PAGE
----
August 2

Do UK Leaders Lack Leadership?

A global leadership survey shows UK businesses amongst the least effective in the world. Cris Beswick (below) explores what HR professionals can do to change this.

UK businesses rank 17th out of 21 countries for managerial effectiveness according to a recent wide-ranging survey. The 2010 Kenexa Research Institute survey Exploring Leadership and Managerial Effectiveness evaluated contributions from over 29,000 employees and found the UK scored just 47% for leadership effectiveness, way behind India, for example, who scored 72% and even more disappointingly below the global average of 55%.

Crucially, the report also highlighted the correlation between effective leadership and employee engagement. When leaders are rated ‘effective’ their business recorded ’employee engagement index’ scores of 91% against 17% when leaders are viewed as ineffective. That’s an employee engagement level five times lower and it highlights the role that HR professionals can play in raising the employee engagement and effective leadership levels of their organisations.

The report found that the UK’s most effective bosses were more likely to be found in the manufacturing, retail and healthcare sector. How ironic, knowing the state of the UK economy, that it also found that the least effective bosses were most likely to be found in government and the financial services industry!

I have to say that I’m not surprised at this result as, in my experience, these sectors are notoriously poor at ‘leading’ their people – they don’t tend to be particularly good at building internal cultures to support their key focus or value proposition.

The report concludes: “For their own effectiveness and for the sake of their organisations and the economy – UK leaders should look in the mirror, evaluate their own practices and commit to personal improvement. At the same time, UK organisations should review the approaches they use to recruit and develop their leaders.” I don’t think you can disagree, especially when you look at the figures.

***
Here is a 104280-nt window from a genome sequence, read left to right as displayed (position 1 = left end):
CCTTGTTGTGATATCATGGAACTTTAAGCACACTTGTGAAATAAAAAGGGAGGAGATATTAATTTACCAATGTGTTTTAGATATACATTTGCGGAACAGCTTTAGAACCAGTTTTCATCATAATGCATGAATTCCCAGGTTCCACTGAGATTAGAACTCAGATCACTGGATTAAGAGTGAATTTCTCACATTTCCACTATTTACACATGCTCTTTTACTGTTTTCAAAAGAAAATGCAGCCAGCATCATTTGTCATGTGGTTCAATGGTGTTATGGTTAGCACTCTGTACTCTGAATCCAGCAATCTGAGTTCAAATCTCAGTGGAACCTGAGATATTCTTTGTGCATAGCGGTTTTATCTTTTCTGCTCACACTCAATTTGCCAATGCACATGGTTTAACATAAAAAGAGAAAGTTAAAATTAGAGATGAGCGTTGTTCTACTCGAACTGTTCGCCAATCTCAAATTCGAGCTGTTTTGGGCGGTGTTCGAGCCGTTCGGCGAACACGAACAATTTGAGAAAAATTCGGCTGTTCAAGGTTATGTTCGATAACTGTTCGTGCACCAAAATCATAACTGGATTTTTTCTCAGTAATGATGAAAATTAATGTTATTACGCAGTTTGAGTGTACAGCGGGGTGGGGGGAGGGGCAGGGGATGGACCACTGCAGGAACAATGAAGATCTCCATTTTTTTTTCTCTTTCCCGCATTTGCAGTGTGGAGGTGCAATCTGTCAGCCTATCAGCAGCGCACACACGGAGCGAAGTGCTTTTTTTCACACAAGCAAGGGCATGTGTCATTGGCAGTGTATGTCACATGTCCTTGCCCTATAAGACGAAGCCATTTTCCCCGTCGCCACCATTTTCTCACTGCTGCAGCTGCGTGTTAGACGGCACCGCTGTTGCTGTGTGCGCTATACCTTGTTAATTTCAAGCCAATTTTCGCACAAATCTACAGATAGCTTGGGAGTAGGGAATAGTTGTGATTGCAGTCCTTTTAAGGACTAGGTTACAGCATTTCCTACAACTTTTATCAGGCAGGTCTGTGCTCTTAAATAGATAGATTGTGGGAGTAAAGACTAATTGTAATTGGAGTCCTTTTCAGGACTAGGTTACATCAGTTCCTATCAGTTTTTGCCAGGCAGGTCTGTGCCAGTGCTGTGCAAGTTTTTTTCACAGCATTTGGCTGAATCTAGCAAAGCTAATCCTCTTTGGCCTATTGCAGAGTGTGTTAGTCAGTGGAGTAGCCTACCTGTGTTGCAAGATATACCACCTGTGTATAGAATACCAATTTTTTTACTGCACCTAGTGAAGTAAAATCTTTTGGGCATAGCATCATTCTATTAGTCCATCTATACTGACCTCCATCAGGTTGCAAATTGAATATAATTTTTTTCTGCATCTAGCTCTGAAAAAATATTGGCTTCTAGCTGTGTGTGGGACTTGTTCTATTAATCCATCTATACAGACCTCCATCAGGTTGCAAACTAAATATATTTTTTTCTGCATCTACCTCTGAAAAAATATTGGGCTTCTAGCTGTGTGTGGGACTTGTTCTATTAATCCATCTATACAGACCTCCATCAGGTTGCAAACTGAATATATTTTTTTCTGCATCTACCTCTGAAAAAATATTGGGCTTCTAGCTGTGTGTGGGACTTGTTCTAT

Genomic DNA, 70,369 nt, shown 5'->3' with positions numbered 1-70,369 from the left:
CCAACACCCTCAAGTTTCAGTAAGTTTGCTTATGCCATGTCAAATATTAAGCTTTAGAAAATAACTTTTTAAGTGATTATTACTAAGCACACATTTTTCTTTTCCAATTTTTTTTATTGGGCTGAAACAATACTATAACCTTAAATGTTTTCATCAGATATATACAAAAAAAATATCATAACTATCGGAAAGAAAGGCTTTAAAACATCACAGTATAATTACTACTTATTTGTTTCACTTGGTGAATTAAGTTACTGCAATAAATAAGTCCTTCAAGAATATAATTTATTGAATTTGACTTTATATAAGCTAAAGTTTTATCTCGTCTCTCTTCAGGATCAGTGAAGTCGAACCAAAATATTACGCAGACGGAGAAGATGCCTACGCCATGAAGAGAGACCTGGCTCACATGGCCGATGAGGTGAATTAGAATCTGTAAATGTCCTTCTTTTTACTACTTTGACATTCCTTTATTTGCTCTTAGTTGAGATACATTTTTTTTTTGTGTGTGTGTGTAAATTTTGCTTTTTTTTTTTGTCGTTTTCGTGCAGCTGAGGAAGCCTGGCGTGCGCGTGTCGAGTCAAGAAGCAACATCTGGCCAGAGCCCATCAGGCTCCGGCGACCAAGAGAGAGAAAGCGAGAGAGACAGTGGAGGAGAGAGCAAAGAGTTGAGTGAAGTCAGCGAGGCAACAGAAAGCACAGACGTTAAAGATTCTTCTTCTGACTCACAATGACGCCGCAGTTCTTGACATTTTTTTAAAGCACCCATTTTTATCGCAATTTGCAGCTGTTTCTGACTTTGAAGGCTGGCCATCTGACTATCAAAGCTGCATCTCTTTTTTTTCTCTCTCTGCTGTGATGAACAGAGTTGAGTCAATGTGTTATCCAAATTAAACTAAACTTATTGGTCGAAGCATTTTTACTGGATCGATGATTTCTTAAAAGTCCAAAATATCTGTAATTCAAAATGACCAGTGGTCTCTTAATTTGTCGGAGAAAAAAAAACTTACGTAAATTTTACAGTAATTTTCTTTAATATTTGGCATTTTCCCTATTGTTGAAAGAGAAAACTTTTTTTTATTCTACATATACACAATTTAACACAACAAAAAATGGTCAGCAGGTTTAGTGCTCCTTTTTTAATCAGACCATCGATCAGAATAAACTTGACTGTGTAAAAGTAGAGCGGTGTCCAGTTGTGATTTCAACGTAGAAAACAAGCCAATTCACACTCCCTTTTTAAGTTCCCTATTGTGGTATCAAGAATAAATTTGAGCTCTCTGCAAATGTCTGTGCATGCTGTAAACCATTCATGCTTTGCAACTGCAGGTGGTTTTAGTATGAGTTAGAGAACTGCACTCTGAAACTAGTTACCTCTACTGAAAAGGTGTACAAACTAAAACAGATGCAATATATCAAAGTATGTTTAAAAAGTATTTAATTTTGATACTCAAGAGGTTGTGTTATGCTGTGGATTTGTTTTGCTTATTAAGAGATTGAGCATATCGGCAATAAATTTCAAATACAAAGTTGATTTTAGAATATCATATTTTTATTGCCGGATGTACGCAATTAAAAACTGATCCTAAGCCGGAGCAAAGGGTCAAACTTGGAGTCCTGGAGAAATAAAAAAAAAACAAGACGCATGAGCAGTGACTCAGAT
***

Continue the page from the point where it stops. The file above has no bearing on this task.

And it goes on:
The fast-paced economy that we now operate in is no longer influenced by the same performance metrics the traditional ‘product orientated’ businesses were founded on. Control, efficiency, delivery and profitability still have a part to play in business but how you lead a business and how you engage your people will affect organisational creativity, agility and innovation, and it’s these new assets and how you add them into the mix, which will drive true differentiation and ultimately shareholder return.

The UK’s leadership effectiveness score of 47% is not acceptable and it must be changed. But how? To tackle the leadership effectiveness issue we first need to understand the term ‘leadership’. In the same way as the word ‘innovation’ has been devalued over the last several years, leadership has suffered the same fate.

The word ‘innovation’ has now become the marketing department’s favourite buzzword with corporate strap lines and  positioning statements all preaching innovativeness. So if everyone’s preaching innovation, where’s the true value?

The same can be said for leadership. The leadership title has now been firmly embedded into many corporate structures and senior managers automatically granted the prestigious title. UK businesses seem to have forgotten that the title cannot be selfimposed and it’s the employees who will bestow a great manager with the leadership badge.

So companies need to concentrate on developing exceptional managerial talent, managers who are ‘people centric’. Start initially by teaching them to become world-class masters at two things – involving your people and appreciating your people.The natural leaders will emerge and be chosen by your people.

This is even more important when you consider other findings from Kenexa’s research that reveal 68% of bosses had fallen into their role by ‘by accident’, with 63% of them having never received any management training. Yet businesses will consider some of these people as leaders.

The correlation between organisational performance and the quality of managers who are highly rated by their employees (maybe even branded leaders) meant that over a three-year period, businesses led by ‘highly rated leaders’ significantly outperformed businesses with ‘less effective leaders’ – with the top 25% of organisations generating shareholder return seven times that of the bottom 25%. This in itself should be a solid enough business case for investment in genuine management development and employee engagement.